In Praise of Small Places

Once in a while you might stumble upon a quirky shop or unusual venue hidden away somewhere, the sort of place that makes you go Wow – I had no idea this was here. Advertising blurb would call such a place a ‘hidden gem’ and although not out specifically treasure hunting earlier this year, I did indeed stumble upon a hidden gem in Monmouth. I’m sure Monmouthians know all about their beautiful little theatre, The Savoy but it was news to me, and any theatre that has it’s foundations built on the same foundations as an 18th century pub has to be a winner. The little entrance is at the bottom of Church Street, a narrow winding little street that in no way hints at having a theatre at the end of it. If I’d been asked ‘What do you think is at the end of this street – a charity shop, an launderette, an antiques shop or a theatre?’ I would have gone with antiques shop. And I suppose in a way, that’s what this little theatre is.Welcome.JPG

Savoy Stage.JPGThe Savoy is a real proper theatre but also acts as a cinema and general all-round brilliant venue. Sadly I wasn’t in Monmouth long enough to go to a show there, but I would have if I’d had the chance. The venue is now run by volunteers and thank goodness for such people, for without them astonishing buildings and heritage like The Savoy would be lost. So if you cross the border from Gloucestershire or Herefordshire into Monmouthshire, do find time to visit this wonderful little theatre.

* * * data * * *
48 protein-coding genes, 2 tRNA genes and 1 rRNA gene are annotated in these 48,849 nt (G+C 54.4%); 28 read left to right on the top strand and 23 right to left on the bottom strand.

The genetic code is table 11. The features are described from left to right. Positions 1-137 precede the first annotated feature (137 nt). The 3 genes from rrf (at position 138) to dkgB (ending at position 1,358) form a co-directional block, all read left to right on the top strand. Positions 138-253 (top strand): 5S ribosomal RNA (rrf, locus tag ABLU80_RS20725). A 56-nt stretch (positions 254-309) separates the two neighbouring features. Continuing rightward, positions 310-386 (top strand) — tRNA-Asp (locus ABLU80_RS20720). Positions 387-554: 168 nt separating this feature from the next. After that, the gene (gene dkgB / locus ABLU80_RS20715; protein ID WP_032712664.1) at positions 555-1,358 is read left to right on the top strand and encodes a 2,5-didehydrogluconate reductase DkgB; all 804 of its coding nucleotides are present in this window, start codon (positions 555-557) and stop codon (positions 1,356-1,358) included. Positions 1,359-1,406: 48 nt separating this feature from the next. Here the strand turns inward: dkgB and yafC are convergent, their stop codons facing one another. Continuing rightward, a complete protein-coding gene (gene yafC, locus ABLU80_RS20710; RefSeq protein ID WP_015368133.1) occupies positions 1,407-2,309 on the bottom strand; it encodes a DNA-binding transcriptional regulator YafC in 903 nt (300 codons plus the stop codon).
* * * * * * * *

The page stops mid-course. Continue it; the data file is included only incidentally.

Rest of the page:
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Another place that was a surprise find was the basement of a cafe in Leamington Spa. Not that I was actually surprised that a) said cafe had a basement, but b) that it was an uber cool venue for music, theatre, stand-up, open mics, art, film – you name it, The Temperance Bar in Bath Street Leamington, supports it. In the digital age of streaming and gaming, finding places such as these is treat – there is something deep in our psyches I think about big buildings and little buildings – big caves and little caves that feed the imagination. Maybe it’s the acoustics. Did you ever make a den as a child? – scrabbling around trying to stop the quilt or sheet falling in on you, stuffing the corners under books and toys that were balanced on the edge of the bed or bedside table, just so you could have your own little space lit by a torch and shared with only your most precious toys – and of course a book.

There is a little copse not too far from where I live and when I’m out on a rare ramble I have a poke about this little copse just out of interest. And always – come rain or sun or snow or frost – there is a little den there that someone has made of logs and twigs and branches. Now, if I wanted to go down the LRR route and let my imagination runaway with me, I could go all Blair Witchy and completely creep myself out, but I wouldn’t want to spook myself alone in the woods. That might cause me to run a little bit faster than is healthy and fall flat on my face as I trip over a twig. And how embarrassing would that be. But the point is, we do love a den. A hovel. A hidey-hole; whatever you want to call it. And maybe as writers, we all have one of those deep inside our minds too. I like to think it’s where the words live. The storylines, plots and ideas live. In a little venue all of their own.

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